Saying they're tired of 'empty gestures' in the fight for racial equality, Miami Dolphins players released a video announcing they will remain in the locker room for both the 'The Star-Spangled Banner' and 'Lift Every Voice and Sing' anthems prior to the team's season opener in New England on Sunday.
Similarly, the Houston Texans stayed off the field for both songs before Thursday night's NFL season opener in Kansas City. League stadiums are playing 'Lift Every Voice and Sing,' considered by many to be the 'black national anthem,' before each Week 1 game of the new season following commissioner Roger Goodell's admission in May that the NFL should have listened sooner to players' concerns about racism.
The Dolphins' video, which was released by ESPN's Jay Williams on Thursday, shows head coach Brian Flores and 18 of his players demanding action and disparaging what they see as symbolic actions and ineffective demonstrations.
'This attempt to unify only creates more divide,' several Dolphins players said in the edited video. 'So we'll skip this song and dance, and as a team we'll stay inside.'
SCROLL DOWN FOR VIDEO
Dolphins defensive tackle Christian Wilkins was among the 18 Miami players on the video
Albert Wilson of the Miami Dolphins kneels during the playing of the national anthem prior to the game against the Philadelphia Eagles at Hard Rock Stadium on December 1, 2019
The Dolphins' video, which was released by ESPN's Jay Williams on Thursday, shows head coach Brian Flores (pictured) and 18 of his players demanding action and disparaging what they see as symbolic actions and ineffective demonstrations
Miami players also called out owners, who they feel have been slow to use their influence.
'We need changed hearts, not just a response to pressure,' they said. 'Enough, no more fluff and empty gestures. We need owners with influence and pockets bigger than ours to call up officials and flex political power.'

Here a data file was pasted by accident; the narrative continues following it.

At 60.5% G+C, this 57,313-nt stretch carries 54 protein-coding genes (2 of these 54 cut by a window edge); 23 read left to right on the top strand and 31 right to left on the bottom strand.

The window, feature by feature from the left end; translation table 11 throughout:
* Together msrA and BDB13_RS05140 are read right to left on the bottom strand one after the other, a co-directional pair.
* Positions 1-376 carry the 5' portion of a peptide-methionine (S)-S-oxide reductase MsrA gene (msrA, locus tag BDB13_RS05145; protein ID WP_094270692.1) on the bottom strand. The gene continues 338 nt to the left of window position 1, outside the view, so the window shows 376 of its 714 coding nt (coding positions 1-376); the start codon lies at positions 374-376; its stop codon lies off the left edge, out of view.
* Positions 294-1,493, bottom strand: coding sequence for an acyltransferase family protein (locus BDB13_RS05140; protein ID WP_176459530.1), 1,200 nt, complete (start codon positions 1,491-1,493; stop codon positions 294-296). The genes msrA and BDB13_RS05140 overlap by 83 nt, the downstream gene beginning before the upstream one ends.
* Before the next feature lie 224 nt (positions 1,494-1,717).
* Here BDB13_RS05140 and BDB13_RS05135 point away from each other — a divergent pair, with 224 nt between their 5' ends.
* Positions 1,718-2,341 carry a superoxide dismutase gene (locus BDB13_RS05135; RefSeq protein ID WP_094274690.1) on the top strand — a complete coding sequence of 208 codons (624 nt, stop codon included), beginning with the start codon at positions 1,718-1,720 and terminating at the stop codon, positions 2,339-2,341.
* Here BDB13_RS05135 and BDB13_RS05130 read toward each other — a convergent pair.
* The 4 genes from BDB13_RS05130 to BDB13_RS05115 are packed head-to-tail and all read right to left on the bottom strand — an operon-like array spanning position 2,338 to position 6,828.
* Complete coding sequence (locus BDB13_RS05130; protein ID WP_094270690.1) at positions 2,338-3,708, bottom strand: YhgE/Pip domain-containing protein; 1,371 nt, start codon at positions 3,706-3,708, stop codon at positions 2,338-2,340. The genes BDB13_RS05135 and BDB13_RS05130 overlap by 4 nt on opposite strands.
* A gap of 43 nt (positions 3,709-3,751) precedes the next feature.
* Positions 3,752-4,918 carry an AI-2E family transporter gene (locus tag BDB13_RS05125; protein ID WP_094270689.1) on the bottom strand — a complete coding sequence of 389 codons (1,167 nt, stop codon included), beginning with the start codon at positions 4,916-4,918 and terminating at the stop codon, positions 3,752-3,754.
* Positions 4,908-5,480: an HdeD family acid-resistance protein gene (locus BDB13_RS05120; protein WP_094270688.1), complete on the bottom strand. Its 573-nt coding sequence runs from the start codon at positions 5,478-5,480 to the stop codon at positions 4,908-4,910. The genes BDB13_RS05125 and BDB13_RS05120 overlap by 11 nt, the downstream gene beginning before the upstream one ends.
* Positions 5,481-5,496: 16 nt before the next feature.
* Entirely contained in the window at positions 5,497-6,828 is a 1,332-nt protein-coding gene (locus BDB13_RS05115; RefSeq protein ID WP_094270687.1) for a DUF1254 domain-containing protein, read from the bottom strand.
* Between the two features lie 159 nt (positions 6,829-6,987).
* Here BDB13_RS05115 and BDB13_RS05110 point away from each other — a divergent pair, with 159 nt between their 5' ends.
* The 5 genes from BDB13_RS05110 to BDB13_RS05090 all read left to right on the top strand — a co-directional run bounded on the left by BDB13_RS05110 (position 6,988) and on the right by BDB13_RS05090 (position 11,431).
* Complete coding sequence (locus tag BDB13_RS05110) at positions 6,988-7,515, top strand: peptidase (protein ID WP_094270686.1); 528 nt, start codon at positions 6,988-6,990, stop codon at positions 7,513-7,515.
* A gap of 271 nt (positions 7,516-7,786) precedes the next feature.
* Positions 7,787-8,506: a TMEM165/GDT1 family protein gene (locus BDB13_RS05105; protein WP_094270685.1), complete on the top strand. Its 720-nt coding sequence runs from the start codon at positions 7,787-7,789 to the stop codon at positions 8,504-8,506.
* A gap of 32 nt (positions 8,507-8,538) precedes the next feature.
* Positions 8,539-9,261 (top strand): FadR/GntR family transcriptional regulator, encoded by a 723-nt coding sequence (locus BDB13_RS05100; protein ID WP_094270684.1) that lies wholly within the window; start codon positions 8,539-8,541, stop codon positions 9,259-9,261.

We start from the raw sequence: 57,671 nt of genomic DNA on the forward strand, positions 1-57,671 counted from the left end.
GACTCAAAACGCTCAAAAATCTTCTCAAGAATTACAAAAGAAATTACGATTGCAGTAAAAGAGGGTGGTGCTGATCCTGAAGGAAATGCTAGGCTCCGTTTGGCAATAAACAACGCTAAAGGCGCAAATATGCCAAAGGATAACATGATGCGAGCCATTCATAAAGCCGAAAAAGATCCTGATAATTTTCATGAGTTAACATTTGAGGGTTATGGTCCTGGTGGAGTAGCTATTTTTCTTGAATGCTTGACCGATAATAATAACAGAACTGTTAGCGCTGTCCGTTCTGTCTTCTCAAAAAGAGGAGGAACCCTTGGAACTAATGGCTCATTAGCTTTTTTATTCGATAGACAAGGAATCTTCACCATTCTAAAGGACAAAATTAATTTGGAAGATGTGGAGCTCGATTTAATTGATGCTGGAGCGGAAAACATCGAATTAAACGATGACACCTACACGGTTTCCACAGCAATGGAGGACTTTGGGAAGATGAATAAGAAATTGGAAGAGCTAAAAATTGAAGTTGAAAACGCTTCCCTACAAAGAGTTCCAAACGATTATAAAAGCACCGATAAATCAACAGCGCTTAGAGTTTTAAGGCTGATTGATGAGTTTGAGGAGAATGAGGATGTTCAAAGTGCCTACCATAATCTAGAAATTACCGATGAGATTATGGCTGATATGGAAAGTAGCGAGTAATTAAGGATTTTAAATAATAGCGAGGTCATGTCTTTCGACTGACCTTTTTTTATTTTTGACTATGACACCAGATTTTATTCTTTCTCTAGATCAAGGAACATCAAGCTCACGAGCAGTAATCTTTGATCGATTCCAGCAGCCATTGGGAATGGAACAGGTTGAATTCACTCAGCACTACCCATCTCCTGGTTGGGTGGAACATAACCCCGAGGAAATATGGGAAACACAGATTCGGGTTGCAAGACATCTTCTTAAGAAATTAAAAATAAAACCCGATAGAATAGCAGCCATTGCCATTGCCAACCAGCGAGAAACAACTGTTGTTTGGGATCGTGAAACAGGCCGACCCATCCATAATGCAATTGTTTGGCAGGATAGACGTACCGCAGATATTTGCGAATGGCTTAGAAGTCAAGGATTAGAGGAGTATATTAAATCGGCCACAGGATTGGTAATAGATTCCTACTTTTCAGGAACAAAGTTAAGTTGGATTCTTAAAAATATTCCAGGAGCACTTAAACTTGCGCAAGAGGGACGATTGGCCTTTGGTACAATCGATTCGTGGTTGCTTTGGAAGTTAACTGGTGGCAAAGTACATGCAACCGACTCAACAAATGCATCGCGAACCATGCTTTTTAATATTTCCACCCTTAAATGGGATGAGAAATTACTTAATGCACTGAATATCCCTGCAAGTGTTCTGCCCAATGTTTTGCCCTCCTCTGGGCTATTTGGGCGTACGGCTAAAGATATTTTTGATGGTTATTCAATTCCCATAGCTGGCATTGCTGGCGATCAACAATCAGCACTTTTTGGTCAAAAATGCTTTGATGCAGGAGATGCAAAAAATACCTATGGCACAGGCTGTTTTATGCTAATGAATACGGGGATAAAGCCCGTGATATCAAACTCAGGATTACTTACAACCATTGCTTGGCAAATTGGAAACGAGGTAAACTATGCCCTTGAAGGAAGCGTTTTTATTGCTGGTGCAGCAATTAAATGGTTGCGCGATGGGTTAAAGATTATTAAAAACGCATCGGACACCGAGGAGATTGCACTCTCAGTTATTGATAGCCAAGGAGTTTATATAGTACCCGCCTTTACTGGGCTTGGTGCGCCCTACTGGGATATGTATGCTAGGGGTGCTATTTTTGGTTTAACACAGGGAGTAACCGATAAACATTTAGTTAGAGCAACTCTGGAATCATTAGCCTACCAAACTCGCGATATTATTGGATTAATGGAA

The Dolphins are owned by billionaire Stephen Ross, who has made political contributions to President Donald Trump, a vocal critic of protesting NFL players.
Specifically, Dolphins players stressed that they want to move the conversation away from the anthem in favor of more meaningful change.
'We don't need another publicity parade,' safety Bobby McCain said. 'If you speak up for change, I'll shut up and play.'
Linebacker Elandon Roberts summed up the dilemma for African-American athletes, who are upset over the killing of black people by police, but also care for the country's military.
'So if my dad was a soldier but the cops killed my brother, do I stand for one anthem and kneel for the other?' he asked.
The following transcript comes from a video posted on social media by ESPN's Jay Williams, showing edits of 18 Miami Dolphins players and head coach Brian Flores explaining why they will remain in the locker room before Sunday's game against the New England Patriots:
Is it authentic? That's the mystery. Or is it just another symbolic victory?
Now, there's two anthems. Do we kneel or do we stand?
If we could just right our wrongs, we wouldn't need two songs.
We don't need another publicity parade.
So we'll just stay inside. Until it's time to play the game.
What happened to all the funds that were promised?
All of a sudden, we got a glass pocket?
The bottom line should not be the net profit.
You can't open your heart when it's controlled by your wallet.
Decals and patches, fireworks and trumpets. We're not puppets.
Don't publicize false budgets.
Ask the pundits, and we shouldn't have a say.
If you speak up for change, then I'll shut up